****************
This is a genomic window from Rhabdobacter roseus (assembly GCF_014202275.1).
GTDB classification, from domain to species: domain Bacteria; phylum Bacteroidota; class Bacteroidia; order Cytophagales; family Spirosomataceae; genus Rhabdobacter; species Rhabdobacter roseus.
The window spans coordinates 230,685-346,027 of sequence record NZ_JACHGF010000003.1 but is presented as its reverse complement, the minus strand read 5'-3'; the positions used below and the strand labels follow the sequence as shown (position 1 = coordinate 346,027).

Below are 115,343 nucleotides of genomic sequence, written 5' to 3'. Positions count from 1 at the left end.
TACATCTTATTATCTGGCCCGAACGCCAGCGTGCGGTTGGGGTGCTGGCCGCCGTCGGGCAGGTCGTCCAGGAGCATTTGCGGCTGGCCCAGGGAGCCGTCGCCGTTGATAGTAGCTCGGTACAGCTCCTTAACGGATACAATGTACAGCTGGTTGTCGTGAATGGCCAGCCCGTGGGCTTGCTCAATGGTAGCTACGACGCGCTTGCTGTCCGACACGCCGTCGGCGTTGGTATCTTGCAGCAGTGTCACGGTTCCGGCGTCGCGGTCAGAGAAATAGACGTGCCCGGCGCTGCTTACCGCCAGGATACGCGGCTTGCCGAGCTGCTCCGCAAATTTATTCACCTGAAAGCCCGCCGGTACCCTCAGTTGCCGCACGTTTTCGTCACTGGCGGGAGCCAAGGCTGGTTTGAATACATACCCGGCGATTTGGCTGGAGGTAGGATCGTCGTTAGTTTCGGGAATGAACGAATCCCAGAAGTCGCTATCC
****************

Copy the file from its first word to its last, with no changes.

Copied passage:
This is a genomic window from Rhabdobacter roseus (assembly GCF_014202275.1).
GTDB classification, from domain to species: domain Bacteria; phylum Bacteroidota; class Bacteroidia; order Cytophagales; family Spirosomataceae; genus Rhabdobacter; species Rhabdobacter roseus.
The window spans coordinates 230,685-346,027 of sequence record NZ_JACHGF010000003.1 but is presented as its reverse complement, the minus strand read 5'-3'; the positions used below and the strand labels follow the sequence as shown (position 1 = coordinate 346,027).

Below are 115,343 nucleotides of genomic sequence, written 5' to 3'. Positions count from 1 at the left end.
TACATCTTATTATCTGGCCCGAACGCCAGCGTGCGGTTGGGGTGCTGGCCGCCGTCGGGCAGGTCGTCCAGGAGCATTTGCGGCTGGCCCAGGGAGCCGTCGCCGTTGATAGTAGCTCGGTACAGCTCCTTAACGGATACAATGTACAGCTGGTTGTCGTGAATGGCCAGCCCGTGGGCTTGCTCAATGGTAGCTACGACGCGCTTGCTGTCCGACACGCCGTCGGCGTTGGTATCTTGCAGCAGTGTCACGGTTCCGGCGTCGCGGTCAGAGAAATAGACGTGCCCGGCGCTGCTTACCGCCAGGATACGCGGCTTGCCGAGCTGCTCCGCAAATTTATTCACCTGAAAGCCCGCCGGTACCCTCAGTTGCCGCACGTTTTCGTCACTGGCGGGAGCCAAGGCTGGTTTGAATACATACCCGGCGATTTGGCTGGAGGTAGGATCGTCGTTAGTTTCGGGAATGAACGAATCCCAGAAGTCGCTATCC